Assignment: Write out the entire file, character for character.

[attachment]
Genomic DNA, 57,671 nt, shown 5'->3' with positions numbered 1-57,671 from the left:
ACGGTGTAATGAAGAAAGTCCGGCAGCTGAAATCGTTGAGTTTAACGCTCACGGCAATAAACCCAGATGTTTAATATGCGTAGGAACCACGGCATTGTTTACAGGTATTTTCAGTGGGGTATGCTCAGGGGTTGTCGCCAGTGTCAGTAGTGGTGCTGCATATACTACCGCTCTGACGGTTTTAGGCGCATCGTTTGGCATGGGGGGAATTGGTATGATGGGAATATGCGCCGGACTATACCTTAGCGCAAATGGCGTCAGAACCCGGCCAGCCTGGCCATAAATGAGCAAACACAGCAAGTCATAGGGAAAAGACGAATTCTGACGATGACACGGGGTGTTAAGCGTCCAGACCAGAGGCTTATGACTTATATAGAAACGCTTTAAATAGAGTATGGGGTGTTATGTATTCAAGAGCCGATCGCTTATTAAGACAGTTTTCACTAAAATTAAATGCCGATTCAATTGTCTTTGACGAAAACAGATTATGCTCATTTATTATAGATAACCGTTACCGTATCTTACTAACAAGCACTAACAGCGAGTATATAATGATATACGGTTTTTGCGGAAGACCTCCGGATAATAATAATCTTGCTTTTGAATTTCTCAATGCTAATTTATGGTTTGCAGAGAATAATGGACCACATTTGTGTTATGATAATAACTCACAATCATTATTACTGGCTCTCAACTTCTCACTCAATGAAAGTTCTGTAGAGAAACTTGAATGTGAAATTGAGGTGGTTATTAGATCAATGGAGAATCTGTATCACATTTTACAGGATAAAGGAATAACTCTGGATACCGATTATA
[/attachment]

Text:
Genomic DNA, 57,671 nt, shown 5'->3' with positions numbered 1-57,671 from the left:
ACGGTGTAATGAAGAAAGTCCGGCAGCTGAAATCGTTGAGTTTAACGCTCACGGCAATAAACCCAGATGTTTAATATGCGTAGGAACCACGGCATTGTTTACAGGTATTTTCAGTGGGGTATGCTCAGGGGTTGTCGCCAGTGTCAGTAGTGGTGCTGCATATACTACCGCTCTGACGGTTTTAGGCGCATCGTTTGGCATGGGGGGAATTGGTATGATGGGAATATGCGCCGGACTATACCTTAGCGCAAATGGCGTCAGAACCCGGCCAGCCTGGCCATAAATGAGCAAACACAGCAAGTCATAGGGAAAAGACGAATTCTGACGATGACACGGGGTGTTAAGCGTCCAGACCAGAGGCTTATGACTTATATAGAAACGCTTTAAATAGAGTATGGGGTGTTATGTATTCAAGAGCCGATCGCTTATTAAGACAGTTTTCACTAAAATTAAATGCCGATTCAATTGTCTTTGACGAAAACAGATTATGCTCATTTATTATAGATAACCGTTACCGTATCTTACTAACAAGCACTAACAGCGAGTATATAATGATATACGGTTTTTGCGGAAGACCTCCGGATAATAATAATCTTGCTTTTGAATTTCTCAATGCTAATTTATGGTTTGCAGAGAATAATGGACCACATTTGTGTTATGATAATAACTCACAATCATTATTACTGGCTCTCAACTTCTCACTCAATGAAAGTTCTGTAGAGAAACTTGAATGTGAAATTGAGGTGGTTATTAGATCAATGGAGAATCTGTATCACATTTTACAGGATAAAGGAATAACTCTGGATACCGATTATA